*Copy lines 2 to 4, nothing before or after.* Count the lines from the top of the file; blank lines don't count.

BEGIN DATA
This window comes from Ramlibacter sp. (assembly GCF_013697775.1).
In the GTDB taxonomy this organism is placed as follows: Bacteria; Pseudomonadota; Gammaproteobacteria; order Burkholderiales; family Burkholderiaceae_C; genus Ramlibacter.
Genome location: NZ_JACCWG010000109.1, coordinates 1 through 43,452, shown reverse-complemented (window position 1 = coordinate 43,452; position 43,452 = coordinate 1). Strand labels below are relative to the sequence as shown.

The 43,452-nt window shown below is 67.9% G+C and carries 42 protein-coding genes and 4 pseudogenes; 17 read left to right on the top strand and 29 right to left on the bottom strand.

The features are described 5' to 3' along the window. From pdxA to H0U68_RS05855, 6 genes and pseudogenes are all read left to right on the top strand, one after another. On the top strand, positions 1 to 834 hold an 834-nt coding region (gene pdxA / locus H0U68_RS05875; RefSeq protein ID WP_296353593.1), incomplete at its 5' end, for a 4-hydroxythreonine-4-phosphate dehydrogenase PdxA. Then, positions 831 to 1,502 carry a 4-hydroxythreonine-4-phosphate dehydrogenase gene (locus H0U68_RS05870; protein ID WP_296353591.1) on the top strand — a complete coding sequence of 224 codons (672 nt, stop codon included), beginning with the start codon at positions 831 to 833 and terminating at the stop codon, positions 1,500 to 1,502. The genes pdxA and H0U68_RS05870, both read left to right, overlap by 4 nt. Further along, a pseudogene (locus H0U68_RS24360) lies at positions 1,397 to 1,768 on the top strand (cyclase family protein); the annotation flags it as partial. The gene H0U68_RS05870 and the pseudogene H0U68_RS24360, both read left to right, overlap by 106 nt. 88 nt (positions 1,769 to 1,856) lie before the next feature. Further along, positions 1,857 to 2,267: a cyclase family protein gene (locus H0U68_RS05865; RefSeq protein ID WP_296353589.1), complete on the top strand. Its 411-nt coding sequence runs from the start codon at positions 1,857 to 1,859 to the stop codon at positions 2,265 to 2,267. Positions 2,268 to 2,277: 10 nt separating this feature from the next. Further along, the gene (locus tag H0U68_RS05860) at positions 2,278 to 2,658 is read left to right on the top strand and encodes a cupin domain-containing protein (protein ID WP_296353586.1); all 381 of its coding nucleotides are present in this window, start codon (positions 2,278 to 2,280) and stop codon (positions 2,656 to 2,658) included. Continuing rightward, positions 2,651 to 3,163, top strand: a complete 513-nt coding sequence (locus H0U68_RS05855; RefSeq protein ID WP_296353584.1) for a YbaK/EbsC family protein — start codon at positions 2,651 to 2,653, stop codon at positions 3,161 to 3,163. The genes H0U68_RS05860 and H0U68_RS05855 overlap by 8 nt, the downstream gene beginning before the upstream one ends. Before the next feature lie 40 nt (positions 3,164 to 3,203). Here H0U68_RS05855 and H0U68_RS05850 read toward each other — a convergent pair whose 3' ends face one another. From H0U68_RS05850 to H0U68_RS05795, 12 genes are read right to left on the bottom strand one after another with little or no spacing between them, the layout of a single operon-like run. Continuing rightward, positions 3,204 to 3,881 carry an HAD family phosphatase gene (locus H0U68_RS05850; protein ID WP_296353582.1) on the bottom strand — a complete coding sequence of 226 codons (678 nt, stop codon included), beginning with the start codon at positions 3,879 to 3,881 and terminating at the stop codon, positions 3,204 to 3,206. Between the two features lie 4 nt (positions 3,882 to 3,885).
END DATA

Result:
In the GTDB taxonomy this organism is placed as follows: Bacteria; Pseudomonadota; Gammaproteobacteria; order Burkholderiales; family Burkholderiaceae_C; genus Ramlibacter.
Genome location: NZ_JACCWG010000109.1, coordinates 1 through 43,452, shown reverse-complemented (window position 1 = coordinate 43,452; position 43,452 = coordinate 1). Strand labels below are relative to the sequence as shown.

The 43,452-nt window shown below is 67.9% G+C and carries 42 protein-coding genes and 4 pseudogenes; 17 read left to right on the top strand and 29 right to left on the bottom strand.